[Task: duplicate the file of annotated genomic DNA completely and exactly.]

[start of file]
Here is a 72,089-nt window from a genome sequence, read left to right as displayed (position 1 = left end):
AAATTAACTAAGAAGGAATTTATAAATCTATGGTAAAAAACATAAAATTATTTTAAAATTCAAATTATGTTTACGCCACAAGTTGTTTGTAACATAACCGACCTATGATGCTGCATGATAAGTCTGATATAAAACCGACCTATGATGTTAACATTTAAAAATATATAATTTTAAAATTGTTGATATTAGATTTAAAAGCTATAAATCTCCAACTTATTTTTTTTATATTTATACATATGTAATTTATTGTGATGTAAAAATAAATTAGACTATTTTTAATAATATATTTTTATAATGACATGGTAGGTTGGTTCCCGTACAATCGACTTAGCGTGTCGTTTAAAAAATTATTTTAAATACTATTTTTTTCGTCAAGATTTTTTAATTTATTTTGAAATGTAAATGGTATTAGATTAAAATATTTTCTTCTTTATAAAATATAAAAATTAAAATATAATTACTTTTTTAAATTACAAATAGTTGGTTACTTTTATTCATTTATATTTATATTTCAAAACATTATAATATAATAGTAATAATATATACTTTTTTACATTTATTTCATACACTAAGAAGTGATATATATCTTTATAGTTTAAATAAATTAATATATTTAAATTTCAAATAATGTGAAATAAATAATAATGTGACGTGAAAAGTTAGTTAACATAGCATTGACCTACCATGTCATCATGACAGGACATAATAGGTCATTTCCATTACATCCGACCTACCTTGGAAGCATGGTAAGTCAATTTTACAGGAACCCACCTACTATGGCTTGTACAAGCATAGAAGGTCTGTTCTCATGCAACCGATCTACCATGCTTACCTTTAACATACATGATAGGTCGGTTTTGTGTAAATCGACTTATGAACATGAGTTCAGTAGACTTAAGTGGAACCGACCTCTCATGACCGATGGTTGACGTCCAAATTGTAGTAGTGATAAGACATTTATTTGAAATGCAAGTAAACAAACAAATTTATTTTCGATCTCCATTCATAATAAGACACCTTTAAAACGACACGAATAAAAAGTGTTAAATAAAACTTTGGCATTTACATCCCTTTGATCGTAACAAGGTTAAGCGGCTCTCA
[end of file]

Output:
Here is a 72,089-nt window from a genome sequence, read left to right as displayed (position 1 = left end):
AAATTAACTAAGAAGGAATTTATAAATCTATGGTAAAAAACATAAAATTATTTTAAAATTCAAATTATGTTTACGCCACAAGTTGTTTGTAACATAACCGACCTATGATGCTGCATGATAAGTCTGATATAAAACCGACCTATGATGTTAACATTTAAAAATATATAATTTTAAAATTGTTGATATTAGATTTAAAAGCTATAAATCTCCAACTTATTTTTTTTATATTTATACATATGTAATTTATTGTGATGTAAAAATAAATTAGACTATTTTTAATAATATATTTTTATAATGACATGGTAGGTTGGTTCCCGTACAATCGACTTAGCGTGTCGTTTAAAAAATTATTTTAAATACTATTTTTTTCGTCAAGATTTTTTAATTTATTTTGAAATGTAAATGGTATTAGATTAAAATATTTTCTTCTTTATAAAATATAAAAATTAAAATATAATTACTTTTTTAAATTACAAATAGTTGGTTACTTTTATTCATTTATATTTATATTTCAAAACATTATAATATAATAGTAATAATATATACTTTTTTACATTTATTTCATACACTAAGAAGTGATATATATCTTTATAGTTTAAATAAATTAATATATTTAAATTTCAAATAATGTGAAATAAATAATAATGTGACGTGAAAAGTTAGTTAACATAGCATTGACCTACCATGTCATCATGACAGGACATAATAGGTCATTTCCATTACATCCGACCTACCTTGGAAGCATGGTAAGTCAATTTTACAGGAACCCACCTACTATGGCTTGTACAAGCATAGAAGGTCTGTTCTCATGCAACCGATCTACCATGCTTACCTTTAACATACATGATAGGTCGGTTTTGTGTAAATCGACTTATGAACATGAGTTCAGTAGACTTAAGTGGAACCGACCTCTCATGACCGATGGTTGACGTCCAAATTGTAGTAGTGATAAGACATTTATTTGAAATGCAAGTAAACAAACAAATTTATTTTCGATCTCCATTCATAATAAGACACCTTTAAAACGACACGAATAAAAAGTGTTAAATAAAACTTTGGCATTTACATCCCTTTGATCGTAACAAGGTTAAGCGGCTCTCA